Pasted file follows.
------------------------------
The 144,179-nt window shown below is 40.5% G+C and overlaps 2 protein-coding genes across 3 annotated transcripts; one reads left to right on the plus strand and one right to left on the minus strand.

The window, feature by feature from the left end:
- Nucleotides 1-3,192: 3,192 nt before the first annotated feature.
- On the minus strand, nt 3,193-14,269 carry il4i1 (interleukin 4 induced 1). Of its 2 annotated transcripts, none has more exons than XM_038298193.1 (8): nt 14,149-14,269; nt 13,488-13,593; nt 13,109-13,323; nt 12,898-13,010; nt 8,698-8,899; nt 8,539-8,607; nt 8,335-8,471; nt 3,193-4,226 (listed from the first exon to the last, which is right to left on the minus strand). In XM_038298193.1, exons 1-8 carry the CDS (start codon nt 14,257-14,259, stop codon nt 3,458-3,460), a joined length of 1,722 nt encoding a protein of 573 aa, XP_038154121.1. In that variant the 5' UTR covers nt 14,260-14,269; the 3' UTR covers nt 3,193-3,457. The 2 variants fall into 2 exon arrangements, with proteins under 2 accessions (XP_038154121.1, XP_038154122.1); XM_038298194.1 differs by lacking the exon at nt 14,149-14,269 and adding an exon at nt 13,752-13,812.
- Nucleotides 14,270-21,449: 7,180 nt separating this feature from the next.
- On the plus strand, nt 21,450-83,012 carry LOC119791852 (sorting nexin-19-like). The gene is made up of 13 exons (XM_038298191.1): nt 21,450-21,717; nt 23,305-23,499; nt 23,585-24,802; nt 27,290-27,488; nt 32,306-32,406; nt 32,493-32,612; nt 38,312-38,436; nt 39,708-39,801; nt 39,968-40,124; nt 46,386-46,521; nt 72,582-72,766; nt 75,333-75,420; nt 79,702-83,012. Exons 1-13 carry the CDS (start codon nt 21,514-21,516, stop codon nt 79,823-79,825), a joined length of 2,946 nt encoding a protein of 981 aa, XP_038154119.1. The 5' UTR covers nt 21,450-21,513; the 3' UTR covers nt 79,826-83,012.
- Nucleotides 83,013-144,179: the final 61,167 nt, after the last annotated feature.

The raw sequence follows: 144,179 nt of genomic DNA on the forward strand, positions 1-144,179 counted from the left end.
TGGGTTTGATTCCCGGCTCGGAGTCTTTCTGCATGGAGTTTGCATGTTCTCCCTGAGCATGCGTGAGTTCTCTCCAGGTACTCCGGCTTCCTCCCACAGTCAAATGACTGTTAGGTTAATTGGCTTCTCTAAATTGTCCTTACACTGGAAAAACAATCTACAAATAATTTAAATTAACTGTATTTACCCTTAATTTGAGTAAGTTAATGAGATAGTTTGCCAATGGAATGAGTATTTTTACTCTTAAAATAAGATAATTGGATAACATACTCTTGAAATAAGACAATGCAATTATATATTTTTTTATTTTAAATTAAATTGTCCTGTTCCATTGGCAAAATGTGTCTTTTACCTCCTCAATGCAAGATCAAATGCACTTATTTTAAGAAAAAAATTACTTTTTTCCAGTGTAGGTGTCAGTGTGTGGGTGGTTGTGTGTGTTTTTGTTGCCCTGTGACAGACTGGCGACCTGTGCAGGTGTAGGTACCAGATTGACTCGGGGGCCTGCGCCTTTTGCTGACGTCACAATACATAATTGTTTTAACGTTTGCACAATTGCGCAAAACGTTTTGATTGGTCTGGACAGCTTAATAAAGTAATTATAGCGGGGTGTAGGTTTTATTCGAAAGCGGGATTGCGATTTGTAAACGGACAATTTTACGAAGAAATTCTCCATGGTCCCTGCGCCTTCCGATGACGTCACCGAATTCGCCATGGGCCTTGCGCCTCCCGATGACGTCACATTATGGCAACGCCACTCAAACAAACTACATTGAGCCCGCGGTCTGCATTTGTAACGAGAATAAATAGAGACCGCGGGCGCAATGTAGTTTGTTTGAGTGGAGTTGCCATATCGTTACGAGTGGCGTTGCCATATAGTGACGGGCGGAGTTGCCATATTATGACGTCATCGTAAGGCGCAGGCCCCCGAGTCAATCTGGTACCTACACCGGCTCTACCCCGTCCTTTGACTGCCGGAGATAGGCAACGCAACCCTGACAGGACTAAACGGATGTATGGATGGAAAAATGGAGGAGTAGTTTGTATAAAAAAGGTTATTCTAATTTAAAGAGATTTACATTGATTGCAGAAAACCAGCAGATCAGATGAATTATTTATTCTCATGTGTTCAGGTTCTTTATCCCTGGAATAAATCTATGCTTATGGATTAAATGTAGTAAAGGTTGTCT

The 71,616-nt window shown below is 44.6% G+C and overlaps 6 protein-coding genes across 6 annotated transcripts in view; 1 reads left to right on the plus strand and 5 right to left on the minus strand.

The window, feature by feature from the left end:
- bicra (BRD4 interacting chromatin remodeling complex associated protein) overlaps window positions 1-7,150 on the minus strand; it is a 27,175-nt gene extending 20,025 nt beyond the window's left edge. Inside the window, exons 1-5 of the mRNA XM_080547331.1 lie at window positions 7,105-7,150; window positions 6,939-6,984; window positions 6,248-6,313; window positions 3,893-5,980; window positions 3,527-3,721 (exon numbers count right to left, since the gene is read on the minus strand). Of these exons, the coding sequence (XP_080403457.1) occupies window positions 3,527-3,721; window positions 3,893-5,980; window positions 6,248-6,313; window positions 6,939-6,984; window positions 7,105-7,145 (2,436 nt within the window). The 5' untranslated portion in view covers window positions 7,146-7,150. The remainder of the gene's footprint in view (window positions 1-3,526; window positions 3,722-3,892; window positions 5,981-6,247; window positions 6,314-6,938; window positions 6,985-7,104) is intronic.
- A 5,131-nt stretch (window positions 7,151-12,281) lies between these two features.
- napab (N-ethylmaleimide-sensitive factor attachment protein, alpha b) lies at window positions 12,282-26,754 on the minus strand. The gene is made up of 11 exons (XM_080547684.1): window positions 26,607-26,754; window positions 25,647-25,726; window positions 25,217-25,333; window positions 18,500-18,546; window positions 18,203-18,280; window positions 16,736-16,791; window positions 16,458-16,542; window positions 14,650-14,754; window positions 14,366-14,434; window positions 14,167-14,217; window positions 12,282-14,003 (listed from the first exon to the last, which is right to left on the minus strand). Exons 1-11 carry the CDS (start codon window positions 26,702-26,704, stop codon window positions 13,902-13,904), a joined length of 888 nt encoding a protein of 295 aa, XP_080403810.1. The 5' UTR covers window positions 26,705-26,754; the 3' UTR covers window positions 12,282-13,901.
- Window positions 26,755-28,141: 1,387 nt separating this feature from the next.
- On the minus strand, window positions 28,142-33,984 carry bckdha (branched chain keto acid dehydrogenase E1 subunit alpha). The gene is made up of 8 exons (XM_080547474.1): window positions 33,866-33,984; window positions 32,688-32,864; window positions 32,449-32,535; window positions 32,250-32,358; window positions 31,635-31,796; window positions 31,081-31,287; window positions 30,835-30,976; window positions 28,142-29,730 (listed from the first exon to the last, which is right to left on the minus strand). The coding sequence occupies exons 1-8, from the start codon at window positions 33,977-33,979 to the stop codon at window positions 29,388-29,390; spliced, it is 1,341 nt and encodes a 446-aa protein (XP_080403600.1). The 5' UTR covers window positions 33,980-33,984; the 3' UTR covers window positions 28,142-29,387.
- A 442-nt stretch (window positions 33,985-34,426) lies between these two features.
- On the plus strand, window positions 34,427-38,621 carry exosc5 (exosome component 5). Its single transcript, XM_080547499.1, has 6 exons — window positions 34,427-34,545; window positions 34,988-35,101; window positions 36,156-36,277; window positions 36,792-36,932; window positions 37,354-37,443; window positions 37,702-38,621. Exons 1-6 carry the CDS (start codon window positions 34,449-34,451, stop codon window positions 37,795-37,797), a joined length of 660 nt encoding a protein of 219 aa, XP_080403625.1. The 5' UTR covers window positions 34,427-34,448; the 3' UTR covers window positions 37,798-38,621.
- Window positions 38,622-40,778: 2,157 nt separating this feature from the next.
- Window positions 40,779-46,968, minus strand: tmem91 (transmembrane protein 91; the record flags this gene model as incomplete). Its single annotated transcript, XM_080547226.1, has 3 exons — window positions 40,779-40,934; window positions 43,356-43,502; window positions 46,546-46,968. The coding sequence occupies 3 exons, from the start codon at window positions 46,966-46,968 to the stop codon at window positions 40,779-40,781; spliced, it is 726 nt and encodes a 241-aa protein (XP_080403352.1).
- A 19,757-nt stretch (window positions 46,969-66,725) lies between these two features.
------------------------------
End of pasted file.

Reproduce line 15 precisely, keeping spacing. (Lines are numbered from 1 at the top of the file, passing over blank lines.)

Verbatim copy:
- Window positions 26,755-28,141: 1,387 nt separating this feature from the next.